The Federal Trade Commission (FTC) proposed substantial changes to fortify children’s online privacy through amendments to the 1998 law called the Children’s Online Privacy Protection Act (COPPA).
Aimed at restricting online tracking of children under the age of 13, these changes transfer safety responsibility from parents to digital services while curbing data exploitation by platforms.
The proposed enhancements include default disabling of targeted ads for kids under 13, preventing platforms from using personal details to encourage prolonged usage or inundating children with push notifications, strengthening security for kids’ data, and limiting personal data retention by online services.
Additionally, the updates seek to restrict student data collection by educational tech providers, allowing data collection only for educational – not commercial – purposes with school consent.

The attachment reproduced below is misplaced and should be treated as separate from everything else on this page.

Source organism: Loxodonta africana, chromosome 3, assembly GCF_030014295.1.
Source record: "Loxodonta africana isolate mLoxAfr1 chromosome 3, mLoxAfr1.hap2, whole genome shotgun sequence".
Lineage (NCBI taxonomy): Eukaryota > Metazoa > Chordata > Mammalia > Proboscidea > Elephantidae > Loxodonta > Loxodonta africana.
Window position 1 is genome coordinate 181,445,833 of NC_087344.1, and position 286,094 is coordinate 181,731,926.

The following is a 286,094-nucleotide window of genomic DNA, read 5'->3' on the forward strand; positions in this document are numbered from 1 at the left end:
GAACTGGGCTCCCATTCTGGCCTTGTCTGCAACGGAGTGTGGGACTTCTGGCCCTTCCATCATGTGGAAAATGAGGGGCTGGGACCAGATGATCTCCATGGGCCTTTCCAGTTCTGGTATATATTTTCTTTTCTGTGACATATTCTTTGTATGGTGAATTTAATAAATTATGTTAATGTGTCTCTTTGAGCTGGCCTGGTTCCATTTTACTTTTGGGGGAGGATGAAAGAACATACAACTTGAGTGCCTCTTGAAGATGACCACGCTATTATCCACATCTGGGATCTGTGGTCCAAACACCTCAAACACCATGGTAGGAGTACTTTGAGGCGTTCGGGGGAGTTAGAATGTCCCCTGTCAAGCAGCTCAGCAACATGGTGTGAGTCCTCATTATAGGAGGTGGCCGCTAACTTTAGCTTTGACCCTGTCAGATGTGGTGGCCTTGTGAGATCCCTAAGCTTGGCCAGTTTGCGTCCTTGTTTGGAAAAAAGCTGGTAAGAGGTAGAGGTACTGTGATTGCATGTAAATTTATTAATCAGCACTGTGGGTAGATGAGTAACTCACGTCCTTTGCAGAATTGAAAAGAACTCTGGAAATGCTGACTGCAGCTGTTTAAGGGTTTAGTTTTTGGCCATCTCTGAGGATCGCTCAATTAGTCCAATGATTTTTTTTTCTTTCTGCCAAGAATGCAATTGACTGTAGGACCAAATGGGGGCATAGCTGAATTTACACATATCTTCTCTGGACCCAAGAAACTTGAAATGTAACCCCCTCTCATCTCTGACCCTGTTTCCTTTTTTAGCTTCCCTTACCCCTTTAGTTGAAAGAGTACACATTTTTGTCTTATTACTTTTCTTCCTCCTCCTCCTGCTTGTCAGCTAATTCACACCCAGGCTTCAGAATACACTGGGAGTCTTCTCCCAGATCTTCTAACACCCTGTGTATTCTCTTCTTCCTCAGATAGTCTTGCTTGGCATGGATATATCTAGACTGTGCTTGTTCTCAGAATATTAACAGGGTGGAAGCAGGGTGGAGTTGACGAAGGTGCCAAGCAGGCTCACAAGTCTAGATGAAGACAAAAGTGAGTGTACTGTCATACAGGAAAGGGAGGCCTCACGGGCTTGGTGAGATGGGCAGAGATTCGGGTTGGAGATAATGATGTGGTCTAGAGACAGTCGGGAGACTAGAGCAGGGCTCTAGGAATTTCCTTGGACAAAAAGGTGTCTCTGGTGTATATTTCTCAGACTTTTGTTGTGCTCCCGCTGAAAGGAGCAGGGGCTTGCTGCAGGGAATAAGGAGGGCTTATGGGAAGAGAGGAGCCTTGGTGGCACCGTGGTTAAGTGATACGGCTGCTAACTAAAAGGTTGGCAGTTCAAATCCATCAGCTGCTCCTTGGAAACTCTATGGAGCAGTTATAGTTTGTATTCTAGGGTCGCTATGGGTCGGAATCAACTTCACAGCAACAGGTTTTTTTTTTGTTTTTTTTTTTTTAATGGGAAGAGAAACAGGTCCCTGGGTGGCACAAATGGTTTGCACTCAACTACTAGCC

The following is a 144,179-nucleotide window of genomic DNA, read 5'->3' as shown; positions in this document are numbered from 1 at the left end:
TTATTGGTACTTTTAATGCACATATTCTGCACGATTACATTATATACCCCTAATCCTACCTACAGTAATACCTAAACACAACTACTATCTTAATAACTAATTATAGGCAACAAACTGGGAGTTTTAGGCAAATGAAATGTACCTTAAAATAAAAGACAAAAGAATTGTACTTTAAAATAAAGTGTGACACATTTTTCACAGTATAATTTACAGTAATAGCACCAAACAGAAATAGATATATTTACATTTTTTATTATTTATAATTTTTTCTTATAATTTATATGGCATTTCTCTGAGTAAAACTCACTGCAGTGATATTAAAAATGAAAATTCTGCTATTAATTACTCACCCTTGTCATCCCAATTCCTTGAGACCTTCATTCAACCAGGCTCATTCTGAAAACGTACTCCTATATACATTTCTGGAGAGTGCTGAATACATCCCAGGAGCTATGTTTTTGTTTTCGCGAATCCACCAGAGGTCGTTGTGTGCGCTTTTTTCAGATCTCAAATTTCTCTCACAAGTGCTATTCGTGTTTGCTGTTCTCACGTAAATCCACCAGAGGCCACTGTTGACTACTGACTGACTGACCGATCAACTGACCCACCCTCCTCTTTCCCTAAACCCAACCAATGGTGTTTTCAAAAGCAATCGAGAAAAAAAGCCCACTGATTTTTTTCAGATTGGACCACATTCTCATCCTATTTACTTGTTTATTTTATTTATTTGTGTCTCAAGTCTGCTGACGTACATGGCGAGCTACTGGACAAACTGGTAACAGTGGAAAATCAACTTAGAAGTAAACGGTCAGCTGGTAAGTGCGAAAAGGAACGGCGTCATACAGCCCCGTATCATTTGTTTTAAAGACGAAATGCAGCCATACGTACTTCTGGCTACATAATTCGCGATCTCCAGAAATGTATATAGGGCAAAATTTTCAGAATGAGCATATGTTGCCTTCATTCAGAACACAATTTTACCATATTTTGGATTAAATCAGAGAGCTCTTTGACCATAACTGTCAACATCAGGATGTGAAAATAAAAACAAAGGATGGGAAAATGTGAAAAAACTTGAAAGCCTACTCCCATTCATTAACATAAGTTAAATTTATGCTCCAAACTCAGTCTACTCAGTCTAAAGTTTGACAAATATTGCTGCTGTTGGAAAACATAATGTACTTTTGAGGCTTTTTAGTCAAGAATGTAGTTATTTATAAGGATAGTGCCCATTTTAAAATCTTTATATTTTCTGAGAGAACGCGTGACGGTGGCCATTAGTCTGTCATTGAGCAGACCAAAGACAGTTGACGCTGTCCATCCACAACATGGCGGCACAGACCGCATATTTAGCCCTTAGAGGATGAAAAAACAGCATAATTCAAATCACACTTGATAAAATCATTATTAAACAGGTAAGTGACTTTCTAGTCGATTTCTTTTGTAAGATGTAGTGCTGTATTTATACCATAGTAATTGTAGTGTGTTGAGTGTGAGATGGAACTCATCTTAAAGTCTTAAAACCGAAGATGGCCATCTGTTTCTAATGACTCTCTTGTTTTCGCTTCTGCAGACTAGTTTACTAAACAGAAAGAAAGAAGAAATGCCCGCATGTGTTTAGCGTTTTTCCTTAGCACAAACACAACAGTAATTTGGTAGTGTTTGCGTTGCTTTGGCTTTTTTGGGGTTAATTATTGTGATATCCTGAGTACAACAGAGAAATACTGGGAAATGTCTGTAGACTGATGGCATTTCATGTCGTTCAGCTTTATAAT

COPPA requires parental consent for collecting personal data from children under 13, enforced by platforms like Instagram and TikTok through age-gating measures.
Since its enactment, COPPA has seen several companies charged for breaking the law with practices targeting underage users.
These include a $20 million June 2023 finding against Microsoft to settle charges that it violated COPPA by collecting personal information from children who signed up for its Xbox gaming system without parental consent.
These efforts address rising concerns about mental health risks posed by inappropriate online content and distractions caused by social media platforms in schools, prompting heightened regulations and state laws restricting minors’ online access.
Lina M. Khan, the chairperson of the FTC said in a statement, “By requiring firms to better safeguard kids’ data, our proposal places affirmative obligations on service providers and prohibits them from outsourcing their responsibilities to parents.”